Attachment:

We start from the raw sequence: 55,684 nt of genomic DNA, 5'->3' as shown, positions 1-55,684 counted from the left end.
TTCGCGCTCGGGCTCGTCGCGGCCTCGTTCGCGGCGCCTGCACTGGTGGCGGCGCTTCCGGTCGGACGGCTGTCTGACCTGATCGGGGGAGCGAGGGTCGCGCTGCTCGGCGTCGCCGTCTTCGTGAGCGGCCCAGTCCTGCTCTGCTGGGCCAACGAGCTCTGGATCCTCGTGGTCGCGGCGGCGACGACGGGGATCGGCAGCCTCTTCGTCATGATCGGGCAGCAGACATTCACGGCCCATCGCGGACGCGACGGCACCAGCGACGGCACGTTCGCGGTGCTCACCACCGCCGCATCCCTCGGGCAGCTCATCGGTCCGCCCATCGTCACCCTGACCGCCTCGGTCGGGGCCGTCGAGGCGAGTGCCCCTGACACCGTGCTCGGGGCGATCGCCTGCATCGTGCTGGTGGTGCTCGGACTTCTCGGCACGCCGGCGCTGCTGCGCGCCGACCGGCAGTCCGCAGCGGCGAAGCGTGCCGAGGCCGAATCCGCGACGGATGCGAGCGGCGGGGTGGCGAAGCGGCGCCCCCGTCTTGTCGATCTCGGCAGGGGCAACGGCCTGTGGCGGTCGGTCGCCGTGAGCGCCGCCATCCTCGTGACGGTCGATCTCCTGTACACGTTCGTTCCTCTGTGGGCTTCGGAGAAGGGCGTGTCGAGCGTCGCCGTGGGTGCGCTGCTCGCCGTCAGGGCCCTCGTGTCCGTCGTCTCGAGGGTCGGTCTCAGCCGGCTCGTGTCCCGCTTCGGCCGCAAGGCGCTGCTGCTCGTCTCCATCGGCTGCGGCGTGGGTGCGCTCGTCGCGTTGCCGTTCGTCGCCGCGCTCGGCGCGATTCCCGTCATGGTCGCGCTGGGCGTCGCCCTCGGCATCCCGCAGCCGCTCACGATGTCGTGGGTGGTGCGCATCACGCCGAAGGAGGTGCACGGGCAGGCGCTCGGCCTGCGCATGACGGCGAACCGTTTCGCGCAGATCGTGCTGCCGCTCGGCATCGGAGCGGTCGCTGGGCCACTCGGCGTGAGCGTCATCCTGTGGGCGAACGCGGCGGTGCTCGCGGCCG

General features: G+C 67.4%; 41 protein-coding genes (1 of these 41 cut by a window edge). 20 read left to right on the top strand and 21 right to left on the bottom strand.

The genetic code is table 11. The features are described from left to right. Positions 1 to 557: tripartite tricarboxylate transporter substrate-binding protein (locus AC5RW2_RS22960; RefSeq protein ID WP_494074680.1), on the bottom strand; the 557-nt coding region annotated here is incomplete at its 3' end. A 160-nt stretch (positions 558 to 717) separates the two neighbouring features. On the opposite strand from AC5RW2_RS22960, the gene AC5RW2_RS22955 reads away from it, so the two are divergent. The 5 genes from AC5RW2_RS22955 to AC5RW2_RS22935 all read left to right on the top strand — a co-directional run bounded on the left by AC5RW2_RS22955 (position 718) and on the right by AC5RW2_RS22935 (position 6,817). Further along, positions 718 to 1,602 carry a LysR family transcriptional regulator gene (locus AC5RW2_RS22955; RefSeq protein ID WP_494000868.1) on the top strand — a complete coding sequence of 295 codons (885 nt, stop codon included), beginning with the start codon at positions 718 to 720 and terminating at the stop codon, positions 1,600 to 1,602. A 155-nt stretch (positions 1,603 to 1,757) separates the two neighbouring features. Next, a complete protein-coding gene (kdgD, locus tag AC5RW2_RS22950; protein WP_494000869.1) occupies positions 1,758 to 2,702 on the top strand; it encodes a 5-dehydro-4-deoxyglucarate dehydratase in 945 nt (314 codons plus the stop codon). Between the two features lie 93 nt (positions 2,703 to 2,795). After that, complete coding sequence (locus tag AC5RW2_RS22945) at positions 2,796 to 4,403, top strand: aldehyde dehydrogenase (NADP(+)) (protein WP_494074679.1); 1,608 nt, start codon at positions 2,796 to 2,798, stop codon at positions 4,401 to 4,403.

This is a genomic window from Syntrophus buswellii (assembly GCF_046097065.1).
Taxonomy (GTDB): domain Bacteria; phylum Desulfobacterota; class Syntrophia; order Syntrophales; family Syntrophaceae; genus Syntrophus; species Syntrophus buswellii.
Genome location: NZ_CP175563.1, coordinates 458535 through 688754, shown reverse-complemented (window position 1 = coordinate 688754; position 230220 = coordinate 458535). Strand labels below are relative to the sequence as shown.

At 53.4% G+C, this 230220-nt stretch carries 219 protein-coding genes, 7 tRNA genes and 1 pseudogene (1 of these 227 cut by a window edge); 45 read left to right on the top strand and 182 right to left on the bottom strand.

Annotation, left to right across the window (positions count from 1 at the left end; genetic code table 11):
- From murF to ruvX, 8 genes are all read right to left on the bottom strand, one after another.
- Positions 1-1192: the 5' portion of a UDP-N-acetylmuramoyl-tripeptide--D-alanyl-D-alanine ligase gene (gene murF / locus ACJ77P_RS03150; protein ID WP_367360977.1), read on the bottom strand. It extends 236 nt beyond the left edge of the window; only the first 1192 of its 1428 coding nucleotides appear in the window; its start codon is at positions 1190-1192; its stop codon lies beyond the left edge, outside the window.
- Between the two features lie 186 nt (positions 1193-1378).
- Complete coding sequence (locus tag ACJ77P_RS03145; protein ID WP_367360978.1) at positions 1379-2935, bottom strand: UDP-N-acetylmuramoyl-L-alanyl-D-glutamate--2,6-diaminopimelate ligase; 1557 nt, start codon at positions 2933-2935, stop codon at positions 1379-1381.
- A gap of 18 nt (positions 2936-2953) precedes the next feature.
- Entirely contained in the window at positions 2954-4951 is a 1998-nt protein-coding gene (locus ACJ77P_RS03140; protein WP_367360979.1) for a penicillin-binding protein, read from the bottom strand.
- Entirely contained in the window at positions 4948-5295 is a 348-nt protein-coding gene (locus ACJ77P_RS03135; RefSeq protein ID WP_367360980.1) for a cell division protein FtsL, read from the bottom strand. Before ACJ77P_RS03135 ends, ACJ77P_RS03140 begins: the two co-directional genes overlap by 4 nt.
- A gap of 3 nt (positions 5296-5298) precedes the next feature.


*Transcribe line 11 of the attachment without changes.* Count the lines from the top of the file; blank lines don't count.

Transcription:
- Positions 1-1192: the 5' portion of a UDP-N-acetylmuramoyl-tripeptide--D-alanyl-D-alanine ligase gene (gene murF / locus ACJ77P_RS03150; protein ID WP_367360977.1), read on the bottom strand. It extends 236 nt beyond the left edge of the window; only the first 1192 of its 1428 coding nucleotides appear in the window; its start codon is at positions 1190-1192; its stop codon lies beyond the left edge, outside the window.